New Jersey psychiatrist-turned-collector Paul Singer's bequest to the Sackler Gallery created one of the largest Chinese archaeological collections in the United States. This exhibition looks at the collector's contributions to Chinese art history — made largely at a time when contact between China and the West was heavily restricted — and examines how landmark archaeological discoveries have shed new light on his acquisitions and on ancient China.
Arthur M. Sackler Gallery

Through Aug. 4
Arts of Japan: Edo Aviary and Poetic License
Complementary but distinct installations examine two themes of Edo period art: "Edo Aviary," which traces how depictions of birds were influenced by natural history painting, and "Poetic License: Making Old Words New," which shows how classical Japanese and Chinese literary traditions were absorbed into the merchant and artisan classes.
Freer Gallery of Art


Sat., April 6, 8 p.m.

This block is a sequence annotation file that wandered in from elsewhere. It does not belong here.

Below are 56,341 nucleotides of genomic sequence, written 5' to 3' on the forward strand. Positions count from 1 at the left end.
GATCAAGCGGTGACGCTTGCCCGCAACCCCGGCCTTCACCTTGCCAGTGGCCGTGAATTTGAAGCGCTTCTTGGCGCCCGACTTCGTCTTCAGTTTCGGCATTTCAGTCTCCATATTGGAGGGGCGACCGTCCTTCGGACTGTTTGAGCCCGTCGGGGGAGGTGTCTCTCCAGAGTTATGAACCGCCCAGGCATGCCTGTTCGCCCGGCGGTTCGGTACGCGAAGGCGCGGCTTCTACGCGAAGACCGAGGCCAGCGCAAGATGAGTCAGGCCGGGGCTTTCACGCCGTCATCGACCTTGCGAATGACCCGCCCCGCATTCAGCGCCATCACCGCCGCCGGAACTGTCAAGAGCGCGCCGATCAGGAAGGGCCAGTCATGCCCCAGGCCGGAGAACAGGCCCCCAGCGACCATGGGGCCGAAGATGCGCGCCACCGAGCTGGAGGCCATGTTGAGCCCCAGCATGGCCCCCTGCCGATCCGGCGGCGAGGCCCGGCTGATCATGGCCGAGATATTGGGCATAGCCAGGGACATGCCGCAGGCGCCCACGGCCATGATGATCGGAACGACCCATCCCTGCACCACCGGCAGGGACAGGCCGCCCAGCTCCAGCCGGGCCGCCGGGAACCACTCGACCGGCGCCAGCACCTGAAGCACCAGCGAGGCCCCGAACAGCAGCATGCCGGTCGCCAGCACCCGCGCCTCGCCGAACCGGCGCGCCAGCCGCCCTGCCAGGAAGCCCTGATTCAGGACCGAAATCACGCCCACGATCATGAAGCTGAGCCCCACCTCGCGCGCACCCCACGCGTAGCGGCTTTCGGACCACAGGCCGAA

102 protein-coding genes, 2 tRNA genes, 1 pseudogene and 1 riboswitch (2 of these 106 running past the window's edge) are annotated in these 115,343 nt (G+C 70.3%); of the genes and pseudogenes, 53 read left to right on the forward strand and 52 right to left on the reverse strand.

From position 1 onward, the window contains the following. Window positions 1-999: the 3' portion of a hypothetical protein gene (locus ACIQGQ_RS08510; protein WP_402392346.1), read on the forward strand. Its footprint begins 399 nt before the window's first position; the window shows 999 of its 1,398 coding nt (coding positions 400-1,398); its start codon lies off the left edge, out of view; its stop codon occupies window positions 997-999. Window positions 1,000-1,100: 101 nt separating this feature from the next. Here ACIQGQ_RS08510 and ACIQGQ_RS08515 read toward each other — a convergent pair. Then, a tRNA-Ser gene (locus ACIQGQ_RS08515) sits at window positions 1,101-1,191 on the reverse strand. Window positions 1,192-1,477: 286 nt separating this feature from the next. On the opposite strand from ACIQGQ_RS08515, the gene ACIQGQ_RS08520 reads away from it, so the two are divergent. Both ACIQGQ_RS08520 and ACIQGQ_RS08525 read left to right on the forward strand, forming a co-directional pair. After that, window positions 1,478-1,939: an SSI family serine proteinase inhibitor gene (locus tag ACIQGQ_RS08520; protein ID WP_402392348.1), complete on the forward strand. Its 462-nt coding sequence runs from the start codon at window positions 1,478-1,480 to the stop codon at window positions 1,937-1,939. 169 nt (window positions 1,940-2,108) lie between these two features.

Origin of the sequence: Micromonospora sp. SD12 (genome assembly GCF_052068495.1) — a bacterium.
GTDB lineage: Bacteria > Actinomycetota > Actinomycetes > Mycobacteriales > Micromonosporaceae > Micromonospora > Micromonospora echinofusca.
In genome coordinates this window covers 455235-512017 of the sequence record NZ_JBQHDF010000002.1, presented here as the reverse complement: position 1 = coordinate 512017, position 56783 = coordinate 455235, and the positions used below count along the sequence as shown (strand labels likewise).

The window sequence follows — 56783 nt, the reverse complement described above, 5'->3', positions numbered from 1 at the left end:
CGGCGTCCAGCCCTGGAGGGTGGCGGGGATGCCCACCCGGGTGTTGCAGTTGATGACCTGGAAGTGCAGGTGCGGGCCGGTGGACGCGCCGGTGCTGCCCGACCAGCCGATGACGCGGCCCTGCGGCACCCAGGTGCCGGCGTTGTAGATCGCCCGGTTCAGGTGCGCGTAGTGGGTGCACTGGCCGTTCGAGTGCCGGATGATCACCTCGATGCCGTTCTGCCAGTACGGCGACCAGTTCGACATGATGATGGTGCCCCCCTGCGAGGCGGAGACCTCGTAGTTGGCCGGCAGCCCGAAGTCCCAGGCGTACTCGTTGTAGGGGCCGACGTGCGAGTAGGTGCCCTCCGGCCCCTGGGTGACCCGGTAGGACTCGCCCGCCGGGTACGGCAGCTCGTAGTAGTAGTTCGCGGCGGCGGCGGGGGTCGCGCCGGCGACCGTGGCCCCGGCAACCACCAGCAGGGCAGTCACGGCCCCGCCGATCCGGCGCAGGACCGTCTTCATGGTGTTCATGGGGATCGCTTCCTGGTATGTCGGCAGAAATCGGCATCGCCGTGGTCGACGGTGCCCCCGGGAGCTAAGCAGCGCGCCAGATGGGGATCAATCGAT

Russian National Ballet Theatre: Giselle
Experience one of the most venerated works in the classical ballet canon as performed by this celebrated Russian ensemble. Tickets are $27, $46 or $54.
George Mason University Center for the Performing Arts

Sun., April 7, 8 p.m.
Russian National Ballet Theatre: Swan Lake
The esteemed Russian National Ballet performs one of the most magical and well-known works from the classical ballet repertoire, a stunning fantasy inspired by the German legend of Odette, a beautiful princess turned into a swan at the hand of an evil sorcerer. Tickets are $27, $46 or $54.
George Mason University Center for the Performing Arts

Fri., April 12, 8 p.m.
Russian National Ballet Theatre: Romeo and Juliet & Chopiniana
In the grand tradition of Russian ballet, this delightful ensemble performs two of the most romantic classical ballets in one spectacular evening. Tickets are $38, $46 or $54.
George Mason University Hylton Performing Arts Center


Tue., April 16, 6:30 p.m.
Found in Translation
A renowned author, Huffington Post contributor and Fulbright scholar in sociolinguistics, Nataly Kelly discusses her new book "Found in Translation," which examines how translation affects every aspects of our lives. Tickets are $20 (includes a copy of the book).
La Maison Française

Wed., April 17, 6:45 p.m.